Jubilee rituals down the centuries: Holy Doors and Hammers
(Vatican Radio) On Saturday 11th of April Pope Francis will mark the Extraordinary Holy Year dedicated to Mercy by reading the so called ‘Bull of Indiction’ as the official document which relates to Jubilees is known. This Holy Year came as a surprise when he first called for it on the 13th of March during a Penitential service in Saint Peter’s Basilica.
So on Saturday when Pope Francis goes back to the Basilica to read some passages from this ‘Bull’ he’s expected to highlight some of the major events connected to this year. As we know it begins on the 8th of December, Feast of the Immaculate Conception and its organisation is entrusted to the ‘Pontifical Council for the New Evangelisation’. On this occasion however it seems he will not do this inside the Basilica but in the narthex just by the Holy Door.
Veronica Scarisbrick looks at some of the rituals regarding Jubilee Years over the centuries and shares an eye witness account of the opening of the Holy Door for the Jubilee of 1950, an occasion during which frenzied crowds came along armed with scissors to snip at the cassock of Pius XII.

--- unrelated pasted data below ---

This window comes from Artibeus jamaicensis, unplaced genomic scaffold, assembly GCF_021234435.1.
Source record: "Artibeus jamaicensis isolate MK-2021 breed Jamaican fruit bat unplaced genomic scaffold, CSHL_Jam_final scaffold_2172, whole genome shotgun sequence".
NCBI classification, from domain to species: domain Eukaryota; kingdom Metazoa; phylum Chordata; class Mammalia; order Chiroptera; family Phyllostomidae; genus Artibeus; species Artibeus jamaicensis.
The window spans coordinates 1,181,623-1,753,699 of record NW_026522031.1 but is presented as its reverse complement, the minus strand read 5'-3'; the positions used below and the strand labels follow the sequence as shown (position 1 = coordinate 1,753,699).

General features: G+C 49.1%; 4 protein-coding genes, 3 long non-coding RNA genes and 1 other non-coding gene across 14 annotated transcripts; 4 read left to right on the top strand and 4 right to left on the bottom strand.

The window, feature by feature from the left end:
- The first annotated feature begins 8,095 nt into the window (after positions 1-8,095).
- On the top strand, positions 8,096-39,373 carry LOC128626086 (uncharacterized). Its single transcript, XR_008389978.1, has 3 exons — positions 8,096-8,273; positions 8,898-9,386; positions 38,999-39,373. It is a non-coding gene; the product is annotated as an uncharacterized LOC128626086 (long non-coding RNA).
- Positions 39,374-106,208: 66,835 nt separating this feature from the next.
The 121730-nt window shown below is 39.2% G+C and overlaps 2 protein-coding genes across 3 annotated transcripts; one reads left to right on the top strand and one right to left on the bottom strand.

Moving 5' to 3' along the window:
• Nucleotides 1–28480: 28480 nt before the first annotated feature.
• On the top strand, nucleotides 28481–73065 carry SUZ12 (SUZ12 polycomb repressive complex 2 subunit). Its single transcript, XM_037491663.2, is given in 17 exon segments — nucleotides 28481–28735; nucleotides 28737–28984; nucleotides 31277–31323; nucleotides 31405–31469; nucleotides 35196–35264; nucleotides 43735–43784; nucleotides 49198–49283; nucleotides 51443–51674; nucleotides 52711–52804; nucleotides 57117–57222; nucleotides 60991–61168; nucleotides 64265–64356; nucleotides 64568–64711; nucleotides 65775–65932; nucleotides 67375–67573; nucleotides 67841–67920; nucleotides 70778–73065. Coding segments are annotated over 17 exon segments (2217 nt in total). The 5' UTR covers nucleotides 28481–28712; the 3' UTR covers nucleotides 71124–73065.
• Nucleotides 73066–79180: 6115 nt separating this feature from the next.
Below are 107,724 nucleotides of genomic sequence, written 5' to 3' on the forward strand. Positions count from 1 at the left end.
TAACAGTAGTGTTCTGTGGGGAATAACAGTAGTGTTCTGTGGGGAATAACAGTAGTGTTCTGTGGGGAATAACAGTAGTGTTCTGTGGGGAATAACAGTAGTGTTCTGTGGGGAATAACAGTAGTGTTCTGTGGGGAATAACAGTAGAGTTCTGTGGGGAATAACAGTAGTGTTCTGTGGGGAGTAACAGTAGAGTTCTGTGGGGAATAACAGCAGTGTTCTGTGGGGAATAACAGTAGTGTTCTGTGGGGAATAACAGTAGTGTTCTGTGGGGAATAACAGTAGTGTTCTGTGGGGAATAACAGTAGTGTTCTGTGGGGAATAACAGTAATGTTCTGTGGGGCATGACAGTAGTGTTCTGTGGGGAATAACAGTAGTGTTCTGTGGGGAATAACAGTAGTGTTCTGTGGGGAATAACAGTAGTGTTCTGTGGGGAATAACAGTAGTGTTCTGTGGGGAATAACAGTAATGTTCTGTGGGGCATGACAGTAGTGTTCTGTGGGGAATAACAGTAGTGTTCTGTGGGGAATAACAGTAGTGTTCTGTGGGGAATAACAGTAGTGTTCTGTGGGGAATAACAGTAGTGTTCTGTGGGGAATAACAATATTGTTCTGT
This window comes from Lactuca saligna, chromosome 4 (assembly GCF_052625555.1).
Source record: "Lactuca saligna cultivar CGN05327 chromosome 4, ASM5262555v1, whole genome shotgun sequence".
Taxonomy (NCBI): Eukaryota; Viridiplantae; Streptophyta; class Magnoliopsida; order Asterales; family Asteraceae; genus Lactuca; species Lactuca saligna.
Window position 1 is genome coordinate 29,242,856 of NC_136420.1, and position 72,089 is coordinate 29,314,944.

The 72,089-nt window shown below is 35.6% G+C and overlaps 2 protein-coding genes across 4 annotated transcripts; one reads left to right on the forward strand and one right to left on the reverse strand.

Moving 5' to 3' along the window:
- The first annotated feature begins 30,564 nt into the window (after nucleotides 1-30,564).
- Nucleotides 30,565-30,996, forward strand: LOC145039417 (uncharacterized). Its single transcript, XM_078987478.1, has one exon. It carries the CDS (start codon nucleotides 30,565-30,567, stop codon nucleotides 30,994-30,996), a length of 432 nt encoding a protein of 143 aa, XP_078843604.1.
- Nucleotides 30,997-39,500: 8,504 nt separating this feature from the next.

Listen to a programme presented and produced by Veronica Scarisbrick:
Once upon a time the Holy Doors of the Major Basilicas here in Rome were not as magnificent to look at as they are today. Simplicity was the name of the game and rather than elaborate with bronze decorations they were in plain wood and bricked in on both sides. That’s to say from the years that go from 1500 to 1950.
The knocking down of any such door, even after that date, was a worrisome affair as masons had to be make sure rubble did not reach anywhere near those standing by. Something not always avoided or anyway not at Saint Peter’s Basilica on Christmas eve 1964 when cement fragments fell near Blessed Paul VI.
After these masons, or ‘San Pietrini’, as the Basilica’s masons are known, had accomplished their task, the Pope took a hammer and in a symbolic gesture tapped on the Holy Door and pushed it open. Hammers of which we have many an example this present day, precious objects made of gold, gilded silver or even ivory
Point of fact silver and gold were also used for a couple of the bricks to be symbolically placed within the walls as reported in a Chronicle of the Jubilee Year of 1423: “ people show such devotion to the bricks and cement fragments that as soon as the door is uncovered they are carried away in a general frenzy”.
And it seems at a later date during the opening of the Holy Door by Pope Pius XII to mark the Holy Year of 1949 this rather surprising frenzy astonished someone who attended this event. He’s the late Father John Charles– Roux who, somewhat horrified, recounts what he himself witnessed on this this occasion.